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ERIC Number: ED168940
Record Type: RIE
Publication Date: 1975
Pages: 28
Abstractor: N/A
Reference Count: 0
The Colonial Worker in Boston, 1775. Regional Report Number 75-2.
Erlanger, Steven J.
This monograph focuses on the working class in Boston during 1775, the period just before the American Revolution. Seven sections describe Boston's geographical and political background; working conditions, employment, and controls; income by industry and occupation; standards of living; social life; mobility and the situation of minorities; and the role of the Boston worker in the Revolution. Boston of 1775 is described as a city of 16,000 with strong political tensions, little money, and many poor. England had retaliated for the Boston Tea Party by closing the Port of Boston and issuing the "Intolerable Acts." The faltering economy, brought about by a trade deficit with England, caused the apprenticeship system to deteriorate. By the eve of the Revolution, the unemployed and propertyless had increased enormously; the richest 25% held 78% of the assessed wealth. In general, laborers were badly paid; artisans and farmers earned somewhat more and became small property owners; professional men and shopkeepers had good incomes and merchants and lawyers were well-to-do. Debt was a recurrent problem and many debtors were sent to jail. The legal system provided a kind of equality for women who were seen as more versatile, active, and successful than their European counterparts. Finally, the Boston workers comprised the "ragtag army" which hounded the British in the early days of undeclared war, and benefited from the change that revolution produced. (Author/KC)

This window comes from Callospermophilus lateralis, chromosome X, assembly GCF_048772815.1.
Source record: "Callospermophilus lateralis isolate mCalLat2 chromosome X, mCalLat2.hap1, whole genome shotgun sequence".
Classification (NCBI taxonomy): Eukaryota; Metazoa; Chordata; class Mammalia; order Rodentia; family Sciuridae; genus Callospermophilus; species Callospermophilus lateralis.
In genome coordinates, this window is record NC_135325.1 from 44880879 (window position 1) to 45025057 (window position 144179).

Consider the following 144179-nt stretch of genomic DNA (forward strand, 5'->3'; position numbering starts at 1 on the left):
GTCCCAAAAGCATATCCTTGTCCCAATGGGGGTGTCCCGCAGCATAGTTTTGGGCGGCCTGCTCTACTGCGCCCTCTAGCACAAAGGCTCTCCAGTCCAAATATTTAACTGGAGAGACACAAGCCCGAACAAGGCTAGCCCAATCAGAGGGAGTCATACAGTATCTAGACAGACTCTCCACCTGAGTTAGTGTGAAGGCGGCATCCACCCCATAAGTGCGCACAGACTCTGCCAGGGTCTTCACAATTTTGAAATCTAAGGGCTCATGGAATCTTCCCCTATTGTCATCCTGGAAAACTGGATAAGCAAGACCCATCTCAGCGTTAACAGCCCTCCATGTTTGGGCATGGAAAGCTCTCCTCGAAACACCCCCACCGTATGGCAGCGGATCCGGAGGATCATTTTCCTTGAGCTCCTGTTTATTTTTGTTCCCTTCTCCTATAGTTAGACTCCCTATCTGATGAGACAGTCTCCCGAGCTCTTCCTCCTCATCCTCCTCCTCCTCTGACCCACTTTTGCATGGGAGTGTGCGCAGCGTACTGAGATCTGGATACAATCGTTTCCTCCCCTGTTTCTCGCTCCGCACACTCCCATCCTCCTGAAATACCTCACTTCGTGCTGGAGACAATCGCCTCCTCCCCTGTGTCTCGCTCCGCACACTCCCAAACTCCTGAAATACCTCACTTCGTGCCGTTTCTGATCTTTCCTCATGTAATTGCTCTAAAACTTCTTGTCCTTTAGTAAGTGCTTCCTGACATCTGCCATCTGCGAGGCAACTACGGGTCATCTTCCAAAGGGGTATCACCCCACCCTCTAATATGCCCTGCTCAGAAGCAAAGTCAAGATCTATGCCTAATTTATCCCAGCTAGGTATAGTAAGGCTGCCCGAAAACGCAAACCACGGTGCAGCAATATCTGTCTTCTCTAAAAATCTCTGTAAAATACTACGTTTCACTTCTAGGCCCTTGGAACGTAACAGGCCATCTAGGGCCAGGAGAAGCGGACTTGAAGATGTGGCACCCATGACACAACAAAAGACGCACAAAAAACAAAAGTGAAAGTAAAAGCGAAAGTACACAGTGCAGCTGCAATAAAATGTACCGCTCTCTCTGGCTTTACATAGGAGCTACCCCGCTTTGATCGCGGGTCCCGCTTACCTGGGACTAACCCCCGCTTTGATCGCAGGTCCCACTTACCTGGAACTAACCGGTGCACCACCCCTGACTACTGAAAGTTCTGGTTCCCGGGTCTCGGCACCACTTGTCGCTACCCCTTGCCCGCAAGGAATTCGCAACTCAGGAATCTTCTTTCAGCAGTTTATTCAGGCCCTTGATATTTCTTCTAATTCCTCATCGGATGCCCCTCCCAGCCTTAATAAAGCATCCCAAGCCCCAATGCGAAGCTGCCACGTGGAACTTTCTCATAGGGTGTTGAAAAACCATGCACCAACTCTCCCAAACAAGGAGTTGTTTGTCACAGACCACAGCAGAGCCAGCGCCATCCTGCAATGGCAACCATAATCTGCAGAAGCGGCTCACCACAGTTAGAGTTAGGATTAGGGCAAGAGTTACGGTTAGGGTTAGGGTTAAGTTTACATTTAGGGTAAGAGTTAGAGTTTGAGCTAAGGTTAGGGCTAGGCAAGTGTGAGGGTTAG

Publication Type: Historical Materials
Education Level: N/A
Audience: N/A
Language: English
Sponsor: N/A
Authoring Institution: Bureau of Labor Statistics (DOL), Boston, MA. New England Regional Office.
Note: Photographs, footnotes, and bibliography may not reproduce clearly throughout original document